I don't give a flying fuck about their grievances with the US, "the West," or anyone else - presumably EVERYONE who does not share their demented views of how the world should function - as there is not a single reason, however lucid it may seem to them, that these barbaric, brainwashed fuckers could offer to justify or rationalize their depraved atrocities. Without conscience, these monsters are executing CHILDREN, every young life destroyed nudging us closer and closer to a return to the Dark Ages. In the grand scheme, we're probably already there and nicely settled in.  

It is a couple of months over ten years since the horrifying Beslan school massacre in North Ossetia, in which almost 400 hundred people were killed, including a great many children. Like anyone I was stunned into numbness at that awful event, so much so that I felt compelled to include a reference to it in an email I sent to my promoting outfit's mailing list, only ever used to deliver information on our forthcoming shows. I remember clearly one response from a guy who upon receipt of it asked to be removed from the mailing list, as he had signed up to hear about concerts, not - I quote - my "fragile state of mind about the state of the world." I wonder how he is feeling today?

I vainly hoped against hope that the low humankind had descended to in the "modern era" with the Beslan siege might signal a turning point, whereby the perpetrators and those around the world who subscribe to such beliefs might begin to look inward, to question their methods, look at their ideologies, and find another way. But no, that is never going to happen.

My boss at the music store can hardly read the news these days. While he is a man deeply concerned about the planet, educating himself on environmental, economic and other important matters of life on earth, whenever such as today's events pop up in conversation, he tells me that his desperation at what is (increasingly) our dark world is "all too much," so - not in any ostrich-like way, but simply to keep sane - he tries to focus on the good and positive of the world, as thinking about the rest is unbearable.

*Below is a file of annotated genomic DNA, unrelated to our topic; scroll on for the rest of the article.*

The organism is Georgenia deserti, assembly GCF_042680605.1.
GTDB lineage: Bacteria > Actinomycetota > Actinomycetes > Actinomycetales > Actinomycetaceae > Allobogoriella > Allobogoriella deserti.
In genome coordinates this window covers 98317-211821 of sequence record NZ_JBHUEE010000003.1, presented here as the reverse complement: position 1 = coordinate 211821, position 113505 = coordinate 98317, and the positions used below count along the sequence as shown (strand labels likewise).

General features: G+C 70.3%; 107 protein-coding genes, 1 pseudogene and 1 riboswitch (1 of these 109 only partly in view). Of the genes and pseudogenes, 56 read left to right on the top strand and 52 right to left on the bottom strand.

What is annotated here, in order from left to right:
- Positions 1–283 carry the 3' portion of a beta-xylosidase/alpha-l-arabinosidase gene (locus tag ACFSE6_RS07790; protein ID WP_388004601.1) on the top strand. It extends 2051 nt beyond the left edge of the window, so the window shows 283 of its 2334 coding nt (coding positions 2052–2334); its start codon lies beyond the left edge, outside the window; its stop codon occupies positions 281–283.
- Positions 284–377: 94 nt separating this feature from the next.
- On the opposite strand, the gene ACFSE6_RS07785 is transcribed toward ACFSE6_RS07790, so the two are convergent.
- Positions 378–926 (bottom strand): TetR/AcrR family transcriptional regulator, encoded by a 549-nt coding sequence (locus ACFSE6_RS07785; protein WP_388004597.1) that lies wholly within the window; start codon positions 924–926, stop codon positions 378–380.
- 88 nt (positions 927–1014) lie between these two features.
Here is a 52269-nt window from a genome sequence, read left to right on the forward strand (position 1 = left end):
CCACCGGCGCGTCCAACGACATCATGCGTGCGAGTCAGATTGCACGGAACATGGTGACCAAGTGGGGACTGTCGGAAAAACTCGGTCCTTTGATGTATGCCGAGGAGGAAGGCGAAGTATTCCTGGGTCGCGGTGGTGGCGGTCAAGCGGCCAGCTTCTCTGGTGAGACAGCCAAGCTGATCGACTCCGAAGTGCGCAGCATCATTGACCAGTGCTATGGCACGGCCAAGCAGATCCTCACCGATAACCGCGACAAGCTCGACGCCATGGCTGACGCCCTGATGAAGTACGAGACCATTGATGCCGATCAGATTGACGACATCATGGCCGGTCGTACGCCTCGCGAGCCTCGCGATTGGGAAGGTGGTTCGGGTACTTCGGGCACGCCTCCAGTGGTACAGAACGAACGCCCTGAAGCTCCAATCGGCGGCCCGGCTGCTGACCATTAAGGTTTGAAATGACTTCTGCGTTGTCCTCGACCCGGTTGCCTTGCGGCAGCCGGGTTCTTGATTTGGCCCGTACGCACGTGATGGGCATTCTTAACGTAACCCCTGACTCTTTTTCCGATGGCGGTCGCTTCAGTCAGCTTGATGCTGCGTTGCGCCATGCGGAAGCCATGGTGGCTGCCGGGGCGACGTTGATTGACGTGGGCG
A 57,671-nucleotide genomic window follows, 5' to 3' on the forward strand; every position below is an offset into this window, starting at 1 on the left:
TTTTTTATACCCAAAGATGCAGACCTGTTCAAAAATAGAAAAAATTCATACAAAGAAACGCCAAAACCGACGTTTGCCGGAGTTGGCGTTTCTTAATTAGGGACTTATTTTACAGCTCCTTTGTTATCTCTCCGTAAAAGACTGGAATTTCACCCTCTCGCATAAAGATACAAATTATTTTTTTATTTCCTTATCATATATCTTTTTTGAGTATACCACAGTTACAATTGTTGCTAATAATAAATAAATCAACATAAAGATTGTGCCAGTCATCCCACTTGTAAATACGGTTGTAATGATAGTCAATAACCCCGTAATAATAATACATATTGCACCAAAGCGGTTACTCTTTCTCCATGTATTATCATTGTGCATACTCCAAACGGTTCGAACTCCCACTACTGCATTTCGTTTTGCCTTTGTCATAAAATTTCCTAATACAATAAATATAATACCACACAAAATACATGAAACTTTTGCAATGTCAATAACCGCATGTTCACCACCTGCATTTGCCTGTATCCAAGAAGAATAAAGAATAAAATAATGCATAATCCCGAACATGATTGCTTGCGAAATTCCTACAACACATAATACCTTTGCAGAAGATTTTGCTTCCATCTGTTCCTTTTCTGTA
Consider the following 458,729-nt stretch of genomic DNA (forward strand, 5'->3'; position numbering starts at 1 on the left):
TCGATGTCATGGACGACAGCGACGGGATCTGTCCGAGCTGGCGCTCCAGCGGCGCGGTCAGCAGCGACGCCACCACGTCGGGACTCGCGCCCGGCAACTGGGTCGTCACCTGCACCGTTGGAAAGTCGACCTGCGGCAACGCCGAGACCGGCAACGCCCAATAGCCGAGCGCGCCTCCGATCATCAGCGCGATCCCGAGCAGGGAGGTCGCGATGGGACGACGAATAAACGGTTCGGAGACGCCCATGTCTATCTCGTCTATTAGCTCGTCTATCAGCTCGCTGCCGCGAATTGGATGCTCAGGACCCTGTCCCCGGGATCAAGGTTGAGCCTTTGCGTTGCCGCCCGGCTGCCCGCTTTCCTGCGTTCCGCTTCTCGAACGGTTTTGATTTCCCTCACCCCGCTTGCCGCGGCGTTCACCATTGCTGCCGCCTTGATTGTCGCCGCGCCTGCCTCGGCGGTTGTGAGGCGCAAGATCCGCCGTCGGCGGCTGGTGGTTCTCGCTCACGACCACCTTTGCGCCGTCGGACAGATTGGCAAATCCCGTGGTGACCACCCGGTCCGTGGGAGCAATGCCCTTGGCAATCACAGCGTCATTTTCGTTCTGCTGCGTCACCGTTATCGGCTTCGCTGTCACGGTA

These are truly terrifying times. And it is all too much. With each successive dreadful event like today's, the world changes for the worse, and it is ominously feeling like there is no going back. I have tried so hard in recent years not to carry the weight of the world on my shoulders like I have done so much in the past, but it's getting difficult not to, as that weight is forcing itself upon everyone's shoulders, whether we like it or not.

Tuesday, December 9, 2014

Here's One for All, to Anyone Listening: R.I.P. Nick Talbot

In my former life as a promoter from 2000 to 2006, one of its great joys was meeting so many richly talented and interesting people. In the process of staging shows for them, some became friends. Most, however, were the proverbial ships in the night, lighting up my life briefly on one stop on a tour - artists I would continue to follow, but from whom I never heard a word again unless staging another show somewhere down the line. One such musician was Nick Talbot, recording for the mainly electronica-oriented label, Warp, under the name Gravenhurst.